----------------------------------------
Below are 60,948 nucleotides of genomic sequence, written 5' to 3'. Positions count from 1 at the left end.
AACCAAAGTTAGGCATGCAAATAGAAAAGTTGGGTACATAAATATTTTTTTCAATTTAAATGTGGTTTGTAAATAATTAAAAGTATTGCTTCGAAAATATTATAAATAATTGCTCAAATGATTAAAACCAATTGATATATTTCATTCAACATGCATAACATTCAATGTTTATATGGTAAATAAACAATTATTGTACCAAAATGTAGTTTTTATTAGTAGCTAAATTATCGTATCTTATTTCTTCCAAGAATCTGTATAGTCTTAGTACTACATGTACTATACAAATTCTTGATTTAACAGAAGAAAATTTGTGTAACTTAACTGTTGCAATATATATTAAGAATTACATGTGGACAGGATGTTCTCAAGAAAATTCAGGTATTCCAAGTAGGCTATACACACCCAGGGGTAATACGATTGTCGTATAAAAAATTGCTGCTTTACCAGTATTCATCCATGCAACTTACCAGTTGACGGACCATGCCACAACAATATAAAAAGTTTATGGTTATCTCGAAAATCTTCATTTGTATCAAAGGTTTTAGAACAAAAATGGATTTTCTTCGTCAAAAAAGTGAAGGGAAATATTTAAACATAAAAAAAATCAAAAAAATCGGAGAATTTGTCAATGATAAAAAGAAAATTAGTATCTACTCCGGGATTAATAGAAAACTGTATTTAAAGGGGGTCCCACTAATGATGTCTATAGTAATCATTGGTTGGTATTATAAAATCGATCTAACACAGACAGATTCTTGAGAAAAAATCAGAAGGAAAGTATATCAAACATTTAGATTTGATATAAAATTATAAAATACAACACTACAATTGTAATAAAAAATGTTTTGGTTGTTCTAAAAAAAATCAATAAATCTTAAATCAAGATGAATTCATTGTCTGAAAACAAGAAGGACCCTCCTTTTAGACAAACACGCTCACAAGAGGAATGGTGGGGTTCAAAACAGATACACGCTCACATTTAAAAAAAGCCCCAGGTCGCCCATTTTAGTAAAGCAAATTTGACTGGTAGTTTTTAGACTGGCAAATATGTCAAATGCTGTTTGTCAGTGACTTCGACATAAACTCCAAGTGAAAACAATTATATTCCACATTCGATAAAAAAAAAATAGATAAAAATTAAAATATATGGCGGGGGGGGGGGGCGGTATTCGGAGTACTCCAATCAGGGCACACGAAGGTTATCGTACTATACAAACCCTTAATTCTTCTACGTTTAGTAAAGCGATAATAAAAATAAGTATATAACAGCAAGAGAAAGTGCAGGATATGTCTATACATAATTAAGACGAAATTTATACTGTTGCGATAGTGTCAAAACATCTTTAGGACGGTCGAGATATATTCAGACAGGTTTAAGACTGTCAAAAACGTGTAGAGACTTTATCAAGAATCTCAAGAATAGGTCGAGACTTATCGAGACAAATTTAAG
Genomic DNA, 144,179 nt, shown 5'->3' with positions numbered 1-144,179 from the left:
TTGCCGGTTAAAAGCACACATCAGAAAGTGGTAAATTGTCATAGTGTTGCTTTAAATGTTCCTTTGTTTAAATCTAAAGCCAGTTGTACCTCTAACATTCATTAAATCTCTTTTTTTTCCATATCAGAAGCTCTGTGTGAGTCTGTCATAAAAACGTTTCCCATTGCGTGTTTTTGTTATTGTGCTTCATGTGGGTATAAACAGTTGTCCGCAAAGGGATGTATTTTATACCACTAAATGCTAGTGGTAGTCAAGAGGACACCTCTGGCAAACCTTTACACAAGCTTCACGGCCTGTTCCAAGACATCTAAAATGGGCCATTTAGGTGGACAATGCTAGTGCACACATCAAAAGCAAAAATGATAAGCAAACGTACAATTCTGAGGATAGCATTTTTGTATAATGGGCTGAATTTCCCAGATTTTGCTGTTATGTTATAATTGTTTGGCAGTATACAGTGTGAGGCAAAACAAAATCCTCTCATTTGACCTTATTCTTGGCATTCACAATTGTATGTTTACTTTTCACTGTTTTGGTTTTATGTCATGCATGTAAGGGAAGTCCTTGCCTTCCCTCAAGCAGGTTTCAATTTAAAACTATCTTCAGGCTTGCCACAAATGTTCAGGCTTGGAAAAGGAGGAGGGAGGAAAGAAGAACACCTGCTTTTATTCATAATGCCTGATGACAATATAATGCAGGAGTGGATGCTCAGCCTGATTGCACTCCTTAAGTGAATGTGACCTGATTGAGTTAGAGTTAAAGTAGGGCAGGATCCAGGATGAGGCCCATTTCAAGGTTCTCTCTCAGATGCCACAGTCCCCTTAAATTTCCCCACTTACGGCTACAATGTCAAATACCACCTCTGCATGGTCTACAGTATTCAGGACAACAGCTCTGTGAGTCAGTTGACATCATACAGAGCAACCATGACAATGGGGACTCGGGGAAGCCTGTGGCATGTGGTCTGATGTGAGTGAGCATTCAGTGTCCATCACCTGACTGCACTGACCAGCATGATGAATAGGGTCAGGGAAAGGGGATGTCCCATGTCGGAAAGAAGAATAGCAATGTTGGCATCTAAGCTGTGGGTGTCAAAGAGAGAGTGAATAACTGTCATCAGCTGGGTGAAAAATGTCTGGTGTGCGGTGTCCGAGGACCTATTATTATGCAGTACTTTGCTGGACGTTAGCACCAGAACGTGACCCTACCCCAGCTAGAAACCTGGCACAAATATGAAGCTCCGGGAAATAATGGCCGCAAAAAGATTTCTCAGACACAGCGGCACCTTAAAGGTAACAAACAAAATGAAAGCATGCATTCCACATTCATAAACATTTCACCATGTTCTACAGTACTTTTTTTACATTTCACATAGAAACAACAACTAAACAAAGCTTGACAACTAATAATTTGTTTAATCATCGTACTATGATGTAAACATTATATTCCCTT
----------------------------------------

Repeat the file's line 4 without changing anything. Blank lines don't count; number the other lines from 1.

TTGCCGGTTAAAAGCACACATCAGAAAGTGGTAAATTGTCATAGTGTTGCTTTAAATGTTCCTTTGTTTAAATCTAAAGCCAGTTGTACCTCTAACATTCATTAAATCTCTTTTTTTTCCATATCAGAAGCTCTGTGTGAGTCTGTCATAAAAACGTTTCCCATTGCGTGTTTTTGTTATTGTGCTTCATGTGGGTATAAACAGTTGTCCGCAAAGGGATGTATTTTATACCACTAAATGCTAGTGGTAGTCAAGAGGACACCTCTGGCAAACCTTTACACAAGCTTCACGGCCTGTTCCAAGACATCTAAAATGGGCCATTTAGGTGGACAATGCTAGTGCACACATCAAAAGCAAAAATGATAAGCAAACGTACAATTCTGAGGATAGCATTTTTGTATAATGGGCTGAATTTCCCAGATTTTGCTGTTATGTTATAATTGTTTGGCAGTATACAGTGTGAGGCAAAACAAAATCCTCTCATTTGACCTTATTCTTGGCATTCACAATTGTATGTTTACTTTTCACTGTTTTGGTTTTATGTCATGCATGTAAGGGAAGTCCTTGCCTTCCCTCAAGCAGGTTTCAATTTAAAACTATCTTCAGGCTTGCCACAAATGTTCAGGCTTGGAAAAGGAGGAGGGAGGAAAGAAGAACACCTGCTTTTATTCATAATGCCTGATGACAATATAATGCAGGAGTGGATGCTCAGCCTGATTGCACTCCTTAAGTGAATGTGACCTGATTGAGTTAGAGTTAAAGTAGGGCAGGATCCAGGATGAGGCCCATTTCAAGGTTCTCTCTCAGATGCCACAGTCCCCTTAAATTTCCCCACTTACGGCTACAATGTCAAATACCACCTCTGCATGGTCTACAGTATTCAGGACAACAGCTCTGTGAGTCAGTTGACATCATACAGAGCAACCATGACAATGGGGACTCGGGGAAGCCTGTGGCATGTGGTCTGATGTGAGTGAGCATTCAGTGTCCATCACCTGACTGCACTGACCAGCATGATGAATAGGGTCAGGGAAAGGGGATGTCCCATGTCGGAAAGAAGAATAGCAATGTTGGCATCTAAGCTGTGGGTGTCAAAGAGAGAGTGAATAACTGTCATCAGCTGGGTGAAAAATGTCTGGTGTGCGGTGTCCGAGGACCTATTATTATGCAGTACTTTGCTGGACGTTAGCACCAGAACGTGACCCTACCCCAGCTAGAAACCTGGCACAAATATGAAGCTCCGGGAAATAATGGCCGCAAAAAGATTTCTCAGACACAGCGGCACCTTAAAGGTAACAAACAAAATGAAAGCATGCATTCCACATTCATAAACATTTCACCATGTTCTACAGTACTTTTTTTACATTTCACATAGAAACAACAACTAAACAAAGCTTGACAACTAATAATTTGTTTAATCATCGTACTATGATGTAAACATTATATTCCCTT